AUGUSTA, Ga. — Tens of thousands of people are using personal mobile devices, such as cell phones or tablet computers, to connect to guarded U.S. Army networks and conduct official business.
Some 20,000 users have been approved for the service’s bring-your-own-device initiative after more than a year of brainstorming, piloting and cybersecurity checks, according to Lt. Gen. John Morrison, a top information technology official. Users include active-duty soldiers and civilians and members of the Army Reserve and National Guard.
“It’s more efficient, more effective, and, quite frankly, if you want to reach me on the weekend, call me on my personal device,” Morrison said Aug. 15 at the AFCEA TechNet Augusta conference in Georgia. “I don’t even worry about carrying two phones anymore, it’s so reliable.”
The embrace of BYOD comes as the Army pursues ubiquitous connectivity on and off the battlefield to ensure the right information gets to the right person at the right time. It also comes on the heels of a pandemic that forced millions into remote-working arrangements.
The Army’s venture relies on Halo, an application from small business Hypori. Through it, and after vetting, users can access the Army cloud and email, chat and other virtual workspace functions.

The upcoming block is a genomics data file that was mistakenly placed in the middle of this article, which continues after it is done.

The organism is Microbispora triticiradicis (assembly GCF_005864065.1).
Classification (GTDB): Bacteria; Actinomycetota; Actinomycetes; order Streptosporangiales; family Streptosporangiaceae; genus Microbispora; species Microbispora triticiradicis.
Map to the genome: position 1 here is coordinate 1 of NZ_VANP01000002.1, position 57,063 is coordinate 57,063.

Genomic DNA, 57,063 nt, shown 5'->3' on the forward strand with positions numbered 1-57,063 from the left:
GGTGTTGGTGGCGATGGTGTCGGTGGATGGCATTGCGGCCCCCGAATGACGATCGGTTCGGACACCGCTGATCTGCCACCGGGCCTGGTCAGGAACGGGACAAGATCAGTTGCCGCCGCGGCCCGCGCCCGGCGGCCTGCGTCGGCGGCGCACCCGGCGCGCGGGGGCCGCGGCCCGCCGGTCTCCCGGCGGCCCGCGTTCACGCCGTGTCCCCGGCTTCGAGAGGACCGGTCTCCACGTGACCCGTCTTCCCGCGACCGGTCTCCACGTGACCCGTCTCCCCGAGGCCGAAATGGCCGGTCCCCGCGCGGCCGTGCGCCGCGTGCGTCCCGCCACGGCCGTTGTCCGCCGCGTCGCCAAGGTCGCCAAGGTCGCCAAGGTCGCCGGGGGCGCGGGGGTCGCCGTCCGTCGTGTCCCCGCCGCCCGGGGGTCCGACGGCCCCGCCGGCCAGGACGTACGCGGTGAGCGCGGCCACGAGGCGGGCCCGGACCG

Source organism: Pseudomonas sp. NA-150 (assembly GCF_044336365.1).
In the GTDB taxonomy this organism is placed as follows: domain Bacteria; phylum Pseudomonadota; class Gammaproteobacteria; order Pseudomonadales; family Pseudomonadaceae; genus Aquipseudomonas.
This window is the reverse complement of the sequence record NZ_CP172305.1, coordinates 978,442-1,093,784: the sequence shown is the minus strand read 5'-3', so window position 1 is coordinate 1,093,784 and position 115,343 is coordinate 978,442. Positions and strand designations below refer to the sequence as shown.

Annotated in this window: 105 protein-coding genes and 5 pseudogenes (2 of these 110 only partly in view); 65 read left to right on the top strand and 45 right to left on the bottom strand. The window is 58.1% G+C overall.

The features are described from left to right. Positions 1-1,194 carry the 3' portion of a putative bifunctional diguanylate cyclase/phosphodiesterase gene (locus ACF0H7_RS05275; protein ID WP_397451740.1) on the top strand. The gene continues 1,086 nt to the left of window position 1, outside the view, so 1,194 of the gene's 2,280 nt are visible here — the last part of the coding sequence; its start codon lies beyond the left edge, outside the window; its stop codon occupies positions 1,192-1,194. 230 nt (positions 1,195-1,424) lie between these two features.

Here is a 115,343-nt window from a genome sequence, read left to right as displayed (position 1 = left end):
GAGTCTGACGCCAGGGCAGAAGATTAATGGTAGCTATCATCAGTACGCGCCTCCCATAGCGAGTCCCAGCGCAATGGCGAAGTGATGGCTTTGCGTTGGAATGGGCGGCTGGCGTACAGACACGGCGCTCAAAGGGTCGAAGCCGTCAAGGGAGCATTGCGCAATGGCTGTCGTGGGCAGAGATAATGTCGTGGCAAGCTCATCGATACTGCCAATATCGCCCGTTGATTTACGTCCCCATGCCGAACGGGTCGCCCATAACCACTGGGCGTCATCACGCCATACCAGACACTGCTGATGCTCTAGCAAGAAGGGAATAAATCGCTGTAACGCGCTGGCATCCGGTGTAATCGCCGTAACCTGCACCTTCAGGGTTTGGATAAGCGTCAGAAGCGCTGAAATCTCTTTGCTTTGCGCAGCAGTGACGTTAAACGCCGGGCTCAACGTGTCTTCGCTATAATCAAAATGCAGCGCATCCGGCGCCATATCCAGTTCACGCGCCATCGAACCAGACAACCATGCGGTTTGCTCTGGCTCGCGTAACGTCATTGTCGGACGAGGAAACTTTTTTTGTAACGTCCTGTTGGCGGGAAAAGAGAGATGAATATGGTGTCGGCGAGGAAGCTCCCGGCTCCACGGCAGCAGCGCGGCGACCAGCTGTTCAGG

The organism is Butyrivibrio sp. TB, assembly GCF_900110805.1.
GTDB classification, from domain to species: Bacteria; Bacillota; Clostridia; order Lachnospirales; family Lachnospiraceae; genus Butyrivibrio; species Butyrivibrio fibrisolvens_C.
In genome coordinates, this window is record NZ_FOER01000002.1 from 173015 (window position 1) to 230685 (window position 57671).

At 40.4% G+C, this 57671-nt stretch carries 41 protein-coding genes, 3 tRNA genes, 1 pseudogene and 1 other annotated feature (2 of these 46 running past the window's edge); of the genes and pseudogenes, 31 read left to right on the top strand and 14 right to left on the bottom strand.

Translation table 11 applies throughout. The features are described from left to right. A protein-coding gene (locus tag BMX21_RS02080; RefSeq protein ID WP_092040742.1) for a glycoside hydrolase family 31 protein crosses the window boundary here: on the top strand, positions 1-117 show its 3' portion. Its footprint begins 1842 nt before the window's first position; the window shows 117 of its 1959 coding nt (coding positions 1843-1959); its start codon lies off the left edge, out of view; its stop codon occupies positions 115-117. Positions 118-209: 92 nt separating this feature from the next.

Personal possessions can pose information security risks; wearable tech like smart watches are often prohibited from sensitive government facilities. But with Hypori’s app, information isn’t stored on the device — it’s remotely beamed in — and doesn’t require root access.
“What we’re really seeing is the power of leveraging cloud-enabled capabilities to deliver services,” said Morrison, who at last year’s conference said the BYOD process is “very, very, very secure.” The Army considers widespread use of the cloud foundational to the broader modernization of its networks, computers and collaborative capabilities.
Kenneth McNeill, the National Guard’s chief information officer, previously told C4ISRNET using one’s own device provides increased flexibility and can improve critical response times.
“In a typical state, all of our guardsmen, unfortunately, they may not have government-furnished devices, mobile cell phones, iPads,” he said at the time. “I don’t think we’re going back to everyone in the office. I think this is the future of how we’re going to operate here in the government and in the Department of Defense.”
Colin Demarest is a reporter at C4ISRNET, where he covers military networks, cyber and IT. Colin previously covered the Department of Energy and its National Nuclear Security Administration — namely Cold War cleanup and nuclear weapons development — for a daily newspaper in South Carolina. Colin is also an award-winning photographer.